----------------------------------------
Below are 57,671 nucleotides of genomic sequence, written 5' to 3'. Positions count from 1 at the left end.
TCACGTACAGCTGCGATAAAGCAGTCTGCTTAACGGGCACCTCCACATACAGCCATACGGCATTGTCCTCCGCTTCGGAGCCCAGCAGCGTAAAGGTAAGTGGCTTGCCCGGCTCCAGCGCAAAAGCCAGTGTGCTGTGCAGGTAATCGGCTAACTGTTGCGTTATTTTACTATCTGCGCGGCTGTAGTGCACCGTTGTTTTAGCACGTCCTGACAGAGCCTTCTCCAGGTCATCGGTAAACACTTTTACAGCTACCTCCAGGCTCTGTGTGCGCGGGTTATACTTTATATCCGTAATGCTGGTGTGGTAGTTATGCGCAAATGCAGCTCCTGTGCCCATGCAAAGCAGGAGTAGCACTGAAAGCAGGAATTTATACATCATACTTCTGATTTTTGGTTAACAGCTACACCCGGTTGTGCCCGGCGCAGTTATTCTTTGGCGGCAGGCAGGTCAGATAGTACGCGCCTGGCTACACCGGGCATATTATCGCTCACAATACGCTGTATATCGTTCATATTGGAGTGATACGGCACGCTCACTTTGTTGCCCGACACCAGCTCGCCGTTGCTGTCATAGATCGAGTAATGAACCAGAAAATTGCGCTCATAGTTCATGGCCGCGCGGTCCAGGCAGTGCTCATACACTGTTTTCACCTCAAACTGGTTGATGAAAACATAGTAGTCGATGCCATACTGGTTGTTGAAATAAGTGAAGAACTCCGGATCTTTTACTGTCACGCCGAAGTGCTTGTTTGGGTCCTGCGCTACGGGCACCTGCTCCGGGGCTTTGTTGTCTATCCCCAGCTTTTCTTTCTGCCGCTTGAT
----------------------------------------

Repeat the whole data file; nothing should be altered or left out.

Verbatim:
Below are 57,671 nucleotides of genomic sequence, written 5' to 3'. Positions count from 1 at the left end.
TCACGTACAGCTGCGATAAAGCAGTCTGCTTAACGGGCACCTCCACATACAGCCATACGGCATTGTCCTCCGCTTCGGAGCCCAGCAGCGTAAAGGTAAGTGGCTTGCCCGGCTCCAGCGCAAAAGCCAGTGTGCTGTGCAGGTAATCGGCTAACTGTTGCGTTATTTTACTATCTGCGCGGCTGTAGTGCACCGTTGTTTTAGCACGTCCTGACAGAGCCTTCTCCAGGTCATCGGTAAACACTTTTACAGCTACCTCCAGGCTCTGTGTGCGCGGGTTATACTTTATATCCGTAATGCTGGTGTGGTAGTTATGCGCAAATGCAGCTCCTGTGCCCATGCAAAGCAGGAGTAGCACTGAAAGCAGGAATTTATACATCATACTTCTGATTTTTGGTTAACAGCTACACCCGGTTGTGCCCGGCGCAGTTATTCTTTGGCGGCAGGCAGGTCAGATAGTACGCGCCTGGCTACACCGGGCATATTATCGCTCACAATACGCTGTATATCGTTCATATTGGAGTGATACGGCACGCTCACTTTGTTGCCCGACACCAGCTCGCCGTTGCTGTCATAGATCGAGTAATGAACCAGAAAATTGCGCTCATAGTTCATGGCCGCGCGGTCCAGGCAGTGCTCATACACTGTTTTCACCTCAAACTGGTTGATGAAAACATAGTAGTCGATGCCATACTGGTTGTTGAAATAAGTGAAGAACTCCGGATCTTTTACTGTCACGCCGAAGTGCTTGTTTGGGTCCTGCGCTACGGGCACCTGCTCCGGGGCTTTGTTGTCTATCCCCAGCTTTTCTTTCTGCCGCTTGAT